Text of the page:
The plant life that lives in your HOA or golf course ponds contributes significantly towards maintaining the health and balance of the ecosystem. Most species of common water weeds have a beneficial effect upon the fish and other aquatic life that reside in the pond.
However, when these weeds start to multiply and take over your body of water, they often do the exact opposite. They’re called “emergent weeds” and can literally choke the life out of your ponds and set up a chain of events that can cause massive algae blooms.
We’re going to look at a few types of emergent weeds along with the benefits and detriments that they can bring to any given pond if they start to take it over.
What Exactly Are Emergent Weeds?
While there are many different types of emergent weeds, they usually have a few things in common. They’re rooted plants that live on or very near the shoreline. They typically have a stem that goes into the ground or bottom of the pond. They’re also firm or stiff in rigidness and can grow to several feet in height. While emergent weeds may look nice, they can choke the life out of a pond if they’re allowed to overtake it.
Spikerush is a leafless plant that closely resembles tall grass. It has erect stems and black spikes at the very top. This common emergent plant is found throughout the U.S. in both lakes and ponds and are located in the shallow areas.
They’re very good at stabilizing soil along the shorelines of ponds and lakes. However, someone needs to keep an eye on the population as it can grow exponentially in size. When the area of spikerush gets to be too big, you can use an herbicide treatment that will help keep it in check.
Cattails can be found in almost every single pond across the U.S. This common plant is defined by long, slender stalks that have 1” broad flat leaves. At the very end is a seed pod that resembles a corn dog.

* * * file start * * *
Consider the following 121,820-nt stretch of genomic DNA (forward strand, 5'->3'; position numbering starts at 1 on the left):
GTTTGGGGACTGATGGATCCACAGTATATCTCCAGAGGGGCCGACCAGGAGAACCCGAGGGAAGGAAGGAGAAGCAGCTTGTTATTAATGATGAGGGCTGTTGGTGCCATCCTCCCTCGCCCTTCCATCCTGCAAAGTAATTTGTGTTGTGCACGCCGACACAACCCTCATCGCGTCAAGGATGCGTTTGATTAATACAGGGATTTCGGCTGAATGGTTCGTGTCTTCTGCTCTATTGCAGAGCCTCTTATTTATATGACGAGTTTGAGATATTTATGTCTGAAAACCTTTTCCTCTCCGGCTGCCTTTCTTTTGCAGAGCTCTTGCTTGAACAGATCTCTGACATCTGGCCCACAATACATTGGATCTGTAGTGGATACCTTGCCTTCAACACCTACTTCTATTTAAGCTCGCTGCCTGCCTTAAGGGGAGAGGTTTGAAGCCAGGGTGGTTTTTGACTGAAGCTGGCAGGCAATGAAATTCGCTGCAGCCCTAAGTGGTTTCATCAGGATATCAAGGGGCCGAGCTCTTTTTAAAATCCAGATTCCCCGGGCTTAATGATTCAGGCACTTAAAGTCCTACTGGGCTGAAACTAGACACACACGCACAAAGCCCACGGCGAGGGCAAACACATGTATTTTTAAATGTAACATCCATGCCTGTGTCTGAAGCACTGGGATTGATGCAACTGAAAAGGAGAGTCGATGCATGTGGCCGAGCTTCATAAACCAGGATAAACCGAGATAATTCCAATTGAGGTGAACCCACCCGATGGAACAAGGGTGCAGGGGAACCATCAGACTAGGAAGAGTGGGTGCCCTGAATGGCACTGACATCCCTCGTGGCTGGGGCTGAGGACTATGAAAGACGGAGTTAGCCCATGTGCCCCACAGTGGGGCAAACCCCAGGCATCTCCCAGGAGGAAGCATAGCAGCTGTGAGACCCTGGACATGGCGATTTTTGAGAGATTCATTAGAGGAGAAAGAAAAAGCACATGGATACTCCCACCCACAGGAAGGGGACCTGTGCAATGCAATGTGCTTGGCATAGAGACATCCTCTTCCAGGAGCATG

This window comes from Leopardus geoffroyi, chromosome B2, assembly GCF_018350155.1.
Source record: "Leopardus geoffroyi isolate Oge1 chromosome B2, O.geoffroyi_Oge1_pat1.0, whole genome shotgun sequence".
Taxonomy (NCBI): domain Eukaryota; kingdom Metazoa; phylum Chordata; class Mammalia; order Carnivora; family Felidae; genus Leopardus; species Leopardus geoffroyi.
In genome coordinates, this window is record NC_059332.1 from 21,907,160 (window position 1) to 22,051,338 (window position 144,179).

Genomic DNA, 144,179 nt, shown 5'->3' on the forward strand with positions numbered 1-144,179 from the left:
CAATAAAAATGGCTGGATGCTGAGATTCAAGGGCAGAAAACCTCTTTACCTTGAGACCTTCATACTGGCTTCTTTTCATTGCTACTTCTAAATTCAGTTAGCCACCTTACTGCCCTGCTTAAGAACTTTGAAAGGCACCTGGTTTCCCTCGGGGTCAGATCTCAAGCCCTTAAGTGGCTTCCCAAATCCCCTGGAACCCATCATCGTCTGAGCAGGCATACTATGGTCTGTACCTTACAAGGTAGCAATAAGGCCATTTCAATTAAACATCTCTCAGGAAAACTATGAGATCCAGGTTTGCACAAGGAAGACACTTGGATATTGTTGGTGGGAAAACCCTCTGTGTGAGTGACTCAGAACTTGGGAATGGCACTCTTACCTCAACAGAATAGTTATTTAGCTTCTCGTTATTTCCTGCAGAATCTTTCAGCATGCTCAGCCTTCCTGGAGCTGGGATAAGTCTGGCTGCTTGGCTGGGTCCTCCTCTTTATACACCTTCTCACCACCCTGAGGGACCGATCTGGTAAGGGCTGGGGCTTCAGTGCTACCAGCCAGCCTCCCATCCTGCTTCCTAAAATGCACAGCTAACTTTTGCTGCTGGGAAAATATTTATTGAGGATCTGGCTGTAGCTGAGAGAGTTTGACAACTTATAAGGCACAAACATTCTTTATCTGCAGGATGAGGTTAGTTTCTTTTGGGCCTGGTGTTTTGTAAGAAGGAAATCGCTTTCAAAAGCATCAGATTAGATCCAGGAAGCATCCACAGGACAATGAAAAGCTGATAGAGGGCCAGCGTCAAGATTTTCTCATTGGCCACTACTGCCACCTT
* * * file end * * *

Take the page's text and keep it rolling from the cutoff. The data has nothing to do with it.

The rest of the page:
They can establish their territory in up to four feet of water and can grow up to ten feet tall! While they may look like a beautiful water plant, they can severely limit visibility from the shoreline. Due to their lifecycle, cattails can completely eliminate shallow water areas that are critical for small crustaceans and fish.
An infestation of cattails can trap organic matter such as grass clippings, leaves, and dirt. Over time, the shallow areas are filled up with this organic sediment, and the pond starts to shrink both in size and shoreline area.
Creeping Water Primrose
This water plant is hard to spot—and when you finally do, it has already infested a good portion of your pond. Creeping water primrose grows entirely underwater and only makes an appearance on the surface in the summer months to bloom small white flowers.
It grows in shallow water and has hollow stems that are attached to the red leaf. If left unchecked, it can not only limit the amount of oxygen in the water but completely cover the surface, making it look less like a pond and more like a backyard garden.
Purple Loosestrife is a beautiful looking plant. It’s characterized by its fuchsia-colored flowers, which bloom from June through late September. While it does add a splash of color to your pond, this plant is considered an invasive and noxious weed that is not allowed to be moved or planted.
Don’t let purple loosestrife fool you. It’s a very beautiful-looking plant when it’s flowering; however, if left to its own devices, it’s highly aggressive. It will completely take over any given area and kill off other plant species. If you encounter purple loosestrife in your pond, use Rodeo to kill it off and then properly dispose of the plant as just one clipping can cause the infestation to happen all over again.
Smartweed forms mats of puke green to brownish colors in the shallow areas of your pond. The majority of the plant resides and matures underwater and can attach themselves to docks, rocks, or pond maintenance equipment such as aerators.
When it comes time to flower in the summer, you’ll notice a variety of colors such as dark pink and white. This type of plant can emerge above the surface, or it can grow entirely underwater, with only the flowers showing above the waterline.
At American Underwater Services, we specialize in dredging golf course and HOA ponds. We can help slow the infestation of nuisance emergent plants by removing the nutrient-rich muck that resides at the bottom of your ponds.
Maintaining an HOA pond or lake requires a lot of preventative maintenance to ensure that the body of water stays aesthetically pleasing and property values high. If you haven’t had your ponds or lakes dredged in a while, give us a call at (817) 377-8512. We work nationwide and ready to help. Contact us today.
Our dredging services will help increase the life of your pond, remove foul smells, and remove the harmful nutrients that are the cause of nuisance algae or plant outbreaks.